Today, Facebook quietly rolled out Slingshot, the company’s second attempt (in late 2012, the company released the ephemeral messaging app, Poke, which flopped) at a Snapchat competitor. According to its description in Apple’s App Store, “Slingshot lets you quickly share moments—little and big—with all your friends. Shoot a photo or video of what you’re up to and sling it to a bunch of people.”
At first glance the app looks like a near clone of Snapchat, with one distinguishing feature: Users won’t be able to see your shot (picture) until they sling (message) another image or video back, which seems to be a rather obvious tactic to drive rapid engagement and compete with already popular ephemeral messaging apps.
The app was was spotted this morning by journalists in the App Store and it seems that Facebook may have rolled it out prematurely, since Slingshot has since been taken down (as a result, we’ve yet to try it ourselves). The company has since confirmed the rollout was accidental.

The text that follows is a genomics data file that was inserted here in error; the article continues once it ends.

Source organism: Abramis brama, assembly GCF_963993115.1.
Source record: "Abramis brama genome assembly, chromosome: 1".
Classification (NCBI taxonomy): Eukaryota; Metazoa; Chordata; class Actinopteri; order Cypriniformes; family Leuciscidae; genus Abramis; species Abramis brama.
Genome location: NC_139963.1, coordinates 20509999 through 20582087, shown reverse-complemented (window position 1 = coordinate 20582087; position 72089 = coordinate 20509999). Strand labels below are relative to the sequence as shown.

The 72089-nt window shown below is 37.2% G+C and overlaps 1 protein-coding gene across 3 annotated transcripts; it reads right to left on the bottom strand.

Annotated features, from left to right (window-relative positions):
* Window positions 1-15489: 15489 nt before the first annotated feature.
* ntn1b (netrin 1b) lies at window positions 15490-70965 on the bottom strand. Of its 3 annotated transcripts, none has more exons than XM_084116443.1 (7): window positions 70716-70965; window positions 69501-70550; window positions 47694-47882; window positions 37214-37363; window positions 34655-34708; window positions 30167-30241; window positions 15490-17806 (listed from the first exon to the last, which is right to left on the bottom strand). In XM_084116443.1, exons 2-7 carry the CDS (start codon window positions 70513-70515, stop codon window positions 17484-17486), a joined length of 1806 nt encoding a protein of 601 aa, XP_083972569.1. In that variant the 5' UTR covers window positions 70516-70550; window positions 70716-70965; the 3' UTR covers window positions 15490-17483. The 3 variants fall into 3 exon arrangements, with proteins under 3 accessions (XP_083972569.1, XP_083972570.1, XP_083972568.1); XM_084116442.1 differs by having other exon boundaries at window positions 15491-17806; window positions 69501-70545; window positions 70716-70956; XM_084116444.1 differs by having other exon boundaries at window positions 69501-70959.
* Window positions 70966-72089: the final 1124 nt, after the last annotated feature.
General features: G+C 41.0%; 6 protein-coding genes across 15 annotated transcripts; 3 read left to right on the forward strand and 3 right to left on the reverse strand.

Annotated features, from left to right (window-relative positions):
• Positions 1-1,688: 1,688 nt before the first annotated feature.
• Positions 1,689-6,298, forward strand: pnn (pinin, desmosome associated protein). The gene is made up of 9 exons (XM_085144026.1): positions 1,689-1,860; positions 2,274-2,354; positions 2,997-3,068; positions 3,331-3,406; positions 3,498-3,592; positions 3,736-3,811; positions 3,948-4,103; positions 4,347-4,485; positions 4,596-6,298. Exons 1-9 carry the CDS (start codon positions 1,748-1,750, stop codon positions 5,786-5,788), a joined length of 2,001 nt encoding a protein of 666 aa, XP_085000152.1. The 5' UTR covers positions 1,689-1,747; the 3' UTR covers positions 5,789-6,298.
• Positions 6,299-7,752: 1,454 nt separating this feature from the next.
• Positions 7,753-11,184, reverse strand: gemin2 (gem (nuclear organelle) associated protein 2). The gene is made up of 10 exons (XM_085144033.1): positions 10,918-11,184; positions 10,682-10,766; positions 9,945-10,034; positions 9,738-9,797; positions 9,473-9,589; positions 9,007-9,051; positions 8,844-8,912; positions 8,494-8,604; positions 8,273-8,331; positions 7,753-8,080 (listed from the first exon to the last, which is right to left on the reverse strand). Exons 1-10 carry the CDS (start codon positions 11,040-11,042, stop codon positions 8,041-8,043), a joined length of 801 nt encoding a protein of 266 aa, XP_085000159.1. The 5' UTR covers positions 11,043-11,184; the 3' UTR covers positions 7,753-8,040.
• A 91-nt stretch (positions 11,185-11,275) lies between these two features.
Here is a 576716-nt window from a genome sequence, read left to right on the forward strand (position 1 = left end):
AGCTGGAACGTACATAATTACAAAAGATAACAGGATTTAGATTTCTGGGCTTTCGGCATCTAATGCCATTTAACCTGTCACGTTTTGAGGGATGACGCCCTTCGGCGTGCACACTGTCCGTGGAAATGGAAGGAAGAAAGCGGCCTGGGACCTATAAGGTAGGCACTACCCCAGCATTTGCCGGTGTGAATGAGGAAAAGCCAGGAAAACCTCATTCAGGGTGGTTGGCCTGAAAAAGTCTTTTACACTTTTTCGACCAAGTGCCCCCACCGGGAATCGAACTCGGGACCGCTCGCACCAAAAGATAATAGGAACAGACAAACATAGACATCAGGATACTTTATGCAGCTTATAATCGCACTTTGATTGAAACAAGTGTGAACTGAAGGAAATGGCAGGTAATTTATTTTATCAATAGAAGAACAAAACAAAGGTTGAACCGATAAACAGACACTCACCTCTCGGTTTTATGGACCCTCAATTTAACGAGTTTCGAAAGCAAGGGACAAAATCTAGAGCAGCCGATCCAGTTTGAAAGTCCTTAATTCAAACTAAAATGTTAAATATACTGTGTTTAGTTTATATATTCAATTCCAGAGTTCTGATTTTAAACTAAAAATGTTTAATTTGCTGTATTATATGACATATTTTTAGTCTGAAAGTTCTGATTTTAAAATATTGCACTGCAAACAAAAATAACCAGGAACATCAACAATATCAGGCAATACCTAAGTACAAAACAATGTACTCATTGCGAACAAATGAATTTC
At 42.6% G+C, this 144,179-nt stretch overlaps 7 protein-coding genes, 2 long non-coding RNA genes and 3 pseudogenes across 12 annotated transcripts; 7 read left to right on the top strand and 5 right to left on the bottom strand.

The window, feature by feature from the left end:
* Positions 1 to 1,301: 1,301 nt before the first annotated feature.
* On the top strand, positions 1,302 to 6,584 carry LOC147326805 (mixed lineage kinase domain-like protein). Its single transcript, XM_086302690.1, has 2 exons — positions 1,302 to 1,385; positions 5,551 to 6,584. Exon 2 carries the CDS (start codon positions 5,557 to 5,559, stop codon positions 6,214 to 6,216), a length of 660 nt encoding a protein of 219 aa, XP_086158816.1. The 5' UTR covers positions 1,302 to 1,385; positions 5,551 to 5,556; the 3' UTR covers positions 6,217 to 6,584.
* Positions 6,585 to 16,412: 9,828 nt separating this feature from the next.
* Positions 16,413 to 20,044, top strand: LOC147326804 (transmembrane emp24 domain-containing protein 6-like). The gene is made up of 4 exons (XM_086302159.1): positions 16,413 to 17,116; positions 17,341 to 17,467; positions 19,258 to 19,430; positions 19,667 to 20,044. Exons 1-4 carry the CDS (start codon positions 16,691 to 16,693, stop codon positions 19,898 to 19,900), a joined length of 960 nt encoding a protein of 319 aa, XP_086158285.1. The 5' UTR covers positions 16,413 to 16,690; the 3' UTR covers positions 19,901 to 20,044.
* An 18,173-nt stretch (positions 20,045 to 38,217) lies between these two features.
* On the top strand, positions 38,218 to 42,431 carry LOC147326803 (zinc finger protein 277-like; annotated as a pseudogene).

While the launch of Slingshot was expected — the new app’s name leaked recently — it’s the latest sign that Facebook, in its hard-fought battle to win the messaging game, isn’t afraid to acquire and, in this case, imitate its way to the top. To its credit, Facebook’s acquisition of Instagram and WhatsApp, along with its successful spin-off of its own Messenger app, currently positions the social networking giant at or near the top of the messaging game with close to 1 billion users combined coming to its messaging apps.
- Former Virginia Gov. Jim Gilmore is dropping out of the race for the Republican presidential nomination. He got 133 votes in New Hampshire.
- MLB issued its first-ever lifetime ban for performance enhancing drugs to New York Mets' Jenrry Mejia.
- And how well do you know what happened in the news this week? Take our quiz.